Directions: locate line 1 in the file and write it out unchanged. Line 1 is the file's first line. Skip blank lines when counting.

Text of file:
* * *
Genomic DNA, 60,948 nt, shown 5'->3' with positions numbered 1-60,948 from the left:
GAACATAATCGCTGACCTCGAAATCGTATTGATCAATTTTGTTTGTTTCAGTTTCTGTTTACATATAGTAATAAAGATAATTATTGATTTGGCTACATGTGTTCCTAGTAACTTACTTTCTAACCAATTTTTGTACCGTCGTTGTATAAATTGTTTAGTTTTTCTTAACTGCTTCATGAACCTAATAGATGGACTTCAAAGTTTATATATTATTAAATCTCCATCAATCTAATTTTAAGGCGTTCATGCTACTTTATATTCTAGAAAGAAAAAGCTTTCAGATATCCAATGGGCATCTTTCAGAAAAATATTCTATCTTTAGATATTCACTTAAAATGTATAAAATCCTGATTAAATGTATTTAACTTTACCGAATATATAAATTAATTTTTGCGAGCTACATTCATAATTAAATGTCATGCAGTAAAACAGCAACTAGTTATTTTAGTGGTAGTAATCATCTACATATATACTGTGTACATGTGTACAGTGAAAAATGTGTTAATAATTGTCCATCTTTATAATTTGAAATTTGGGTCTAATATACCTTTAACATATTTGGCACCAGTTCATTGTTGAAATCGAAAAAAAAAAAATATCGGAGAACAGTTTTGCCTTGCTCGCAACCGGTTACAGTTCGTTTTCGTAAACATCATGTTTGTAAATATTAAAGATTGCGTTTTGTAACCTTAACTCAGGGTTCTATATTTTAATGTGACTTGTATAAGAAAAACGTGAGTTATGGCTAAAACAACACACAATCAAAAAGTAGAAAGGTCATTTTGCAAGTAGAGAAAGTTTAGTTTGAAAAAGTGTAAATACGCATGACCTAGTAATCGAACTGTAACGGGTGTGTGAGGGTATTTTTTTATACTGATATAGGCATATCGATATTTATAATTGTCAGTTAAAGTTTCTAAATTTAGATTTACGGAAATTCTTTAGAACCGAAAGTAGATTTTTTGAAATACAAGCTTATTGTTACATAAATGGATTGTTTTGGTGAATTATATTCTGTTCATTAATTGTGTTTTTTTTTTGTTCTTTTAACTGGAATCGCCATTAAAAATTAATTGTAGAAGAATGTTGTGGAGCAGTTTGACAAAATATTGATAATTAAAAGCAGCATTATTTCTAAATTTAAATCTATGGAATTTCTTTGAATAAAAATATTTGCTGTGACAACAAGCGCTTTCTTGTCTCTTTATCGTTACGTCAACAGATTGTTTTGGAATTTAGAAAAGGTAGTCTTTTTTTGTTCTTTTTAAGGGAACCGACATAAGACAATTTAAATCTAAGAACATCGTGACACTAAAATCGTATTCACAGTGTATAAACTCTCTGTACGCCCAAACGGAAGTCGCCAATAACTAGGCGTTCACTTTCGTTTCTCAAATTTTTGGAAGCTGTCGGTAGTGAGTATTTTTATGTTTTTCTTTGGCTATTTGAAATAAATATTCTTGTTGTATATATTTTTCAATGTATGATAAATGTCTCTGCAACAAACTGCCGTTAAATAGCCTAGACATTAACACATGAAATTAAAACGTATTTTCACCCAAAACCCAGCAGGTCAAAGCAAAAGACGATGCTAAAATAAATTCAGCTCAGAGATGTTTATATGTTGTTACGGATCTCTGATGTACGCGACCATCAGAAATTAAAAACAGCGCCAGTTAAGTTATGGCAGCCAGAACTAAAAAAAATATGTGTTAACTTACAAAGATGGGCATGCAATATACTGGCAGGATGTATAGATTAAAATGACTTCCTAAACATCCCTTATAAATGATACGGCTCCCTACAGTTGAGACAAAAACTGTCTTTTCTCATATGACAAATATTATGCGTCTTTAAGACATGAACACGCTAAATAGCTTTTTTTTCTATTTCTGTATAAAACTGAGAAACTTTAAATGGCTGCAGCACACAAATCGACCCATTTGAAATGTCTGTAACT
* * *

Genomic DNA, 60,948 nt, shown 5'->3' with positions numbered 1-60,948 from the left: